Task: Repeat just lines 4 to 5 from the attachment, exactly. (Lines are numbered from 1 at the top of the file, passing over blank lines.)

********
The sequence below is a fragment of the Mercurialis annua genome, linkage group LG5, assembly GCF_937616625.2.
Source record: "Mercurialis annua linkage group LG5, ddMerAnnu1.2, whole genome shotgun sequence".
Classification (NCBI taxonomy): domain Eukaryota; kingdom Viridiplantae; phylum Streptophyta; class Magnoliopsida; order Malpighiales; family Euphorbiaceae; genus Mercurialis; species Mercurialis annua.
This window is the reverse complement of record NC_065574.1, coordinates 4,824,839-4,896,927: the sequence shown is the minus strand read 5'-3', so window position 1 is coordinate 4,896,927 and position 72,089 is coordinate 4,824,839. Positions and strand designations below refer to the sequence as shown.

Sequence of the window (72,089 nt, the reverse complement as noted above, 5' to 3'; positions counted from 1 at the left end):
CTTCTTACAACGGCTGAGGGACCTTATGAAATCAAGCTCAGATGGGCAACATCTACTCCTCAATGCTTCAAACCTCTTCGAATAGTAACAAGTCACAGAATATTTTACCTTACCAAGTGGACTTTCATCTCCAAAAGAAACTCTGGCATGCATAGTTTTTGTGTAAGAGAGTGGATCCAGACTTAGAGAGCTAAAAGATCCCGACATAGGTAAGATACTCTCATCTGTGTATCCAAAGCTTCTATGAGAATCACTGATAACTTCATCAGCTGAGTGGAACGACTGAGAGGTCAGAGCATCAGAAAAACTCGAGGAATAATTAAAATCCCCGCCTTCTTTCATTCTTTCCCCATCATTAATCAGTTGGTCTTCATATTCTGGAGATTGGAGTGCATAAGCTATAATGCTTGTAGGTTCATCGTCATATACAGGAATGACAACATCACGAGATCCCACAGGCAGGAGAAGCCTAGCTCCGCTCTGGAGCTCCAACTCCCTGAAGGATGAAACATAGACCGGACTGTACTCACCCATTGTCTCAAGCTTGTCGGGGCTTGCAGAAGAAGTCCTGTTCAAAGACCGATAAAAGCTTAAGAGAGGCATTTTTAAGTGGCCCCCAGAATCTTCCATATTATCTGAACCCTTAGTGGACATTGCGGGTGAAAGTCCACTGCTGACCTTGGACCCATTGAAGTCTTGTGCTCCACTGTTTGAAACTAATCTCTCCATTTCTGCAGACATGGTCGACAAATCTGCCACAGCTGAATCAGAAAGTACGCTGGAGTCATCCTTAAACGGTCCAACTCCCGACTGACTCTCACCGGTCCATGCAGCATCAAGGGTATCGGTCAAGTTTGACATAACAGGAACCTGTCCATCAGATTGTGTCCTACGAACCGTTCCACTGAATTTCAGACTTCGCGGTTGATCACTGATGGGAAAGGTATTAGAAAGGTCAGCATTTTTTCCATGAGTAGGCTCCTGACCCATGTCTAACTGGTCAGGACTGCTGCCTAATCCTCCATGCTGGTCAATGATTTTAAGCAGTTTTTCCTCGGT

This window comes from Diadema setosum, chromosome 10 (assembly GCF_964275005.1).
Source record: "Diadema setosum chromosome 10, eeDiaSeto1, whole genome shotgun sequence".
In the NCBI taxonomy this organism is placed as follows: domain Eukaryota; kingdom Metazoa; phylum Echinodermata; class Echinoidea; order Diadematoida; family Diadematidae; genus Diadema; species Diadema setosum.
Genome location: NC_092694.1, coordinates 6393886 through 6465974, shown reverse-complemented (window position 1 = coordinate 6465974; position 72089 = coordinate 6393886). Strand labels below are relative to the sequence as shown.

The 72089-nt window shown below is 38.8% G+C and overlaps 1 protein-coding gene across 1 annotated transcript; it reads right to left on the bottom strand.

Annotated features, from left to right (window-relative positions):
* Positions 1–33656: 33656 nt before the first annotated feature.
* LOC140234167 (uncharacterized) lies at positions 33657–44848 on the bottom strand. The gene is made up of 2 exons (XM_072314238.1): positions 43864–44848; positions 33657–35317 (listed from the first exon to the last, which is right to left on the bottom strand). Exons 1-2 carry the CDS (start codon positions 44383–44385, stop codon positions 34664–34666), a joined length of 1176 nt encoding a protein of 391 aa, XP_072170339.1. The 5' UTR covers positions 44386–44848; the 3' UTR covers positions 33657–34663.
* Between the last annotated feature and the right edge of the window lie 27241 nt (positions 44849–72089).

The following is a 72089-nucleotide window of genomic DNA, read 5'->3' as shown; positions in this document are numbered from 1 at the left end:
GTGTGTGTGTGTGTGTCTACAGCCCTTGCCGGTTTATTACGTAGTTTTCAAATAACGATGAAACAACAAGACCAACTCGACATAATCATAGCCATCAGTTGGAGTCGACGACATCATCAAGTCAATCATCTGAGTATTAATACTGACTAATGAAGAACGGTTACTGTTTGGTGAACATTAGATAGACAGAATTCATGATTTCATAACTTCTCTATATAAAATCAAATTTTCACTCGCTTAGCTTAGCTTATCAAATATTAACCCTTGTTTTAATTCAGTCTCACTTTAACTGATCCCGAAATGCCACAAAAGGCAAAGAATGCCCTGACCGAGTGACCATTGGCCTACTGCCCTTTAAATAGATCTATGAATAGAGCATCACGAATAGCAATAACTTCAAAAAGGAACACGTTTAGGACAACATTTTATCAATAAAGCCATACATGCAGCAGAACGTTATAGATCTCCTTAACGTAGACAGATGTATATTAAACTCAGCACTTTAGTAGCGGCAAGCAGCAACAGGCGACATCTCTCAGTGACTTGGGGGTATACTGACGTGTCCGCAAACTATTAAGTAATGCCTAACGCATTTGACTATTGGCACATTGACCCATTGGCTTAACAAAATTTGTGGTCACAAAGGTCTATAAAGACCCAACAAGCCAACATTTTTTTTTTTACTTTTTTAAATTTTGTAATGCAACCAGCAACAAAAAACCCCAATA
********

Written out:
This window is the reverse complement of record NC_065574.1, coordinates 4,824,839-4,896,927: the sequence shown is the minus strand read 5'-3', so window position 1 is coordinate 4,896,927 and position 72,089 is coordinate 4,824,839. Positions and strand designations below refer to the sequence as shown.

Sequence of the window (72,089 nt, the reverse complement as noted above, 5' to 3'; positions counted from 1 at the left end):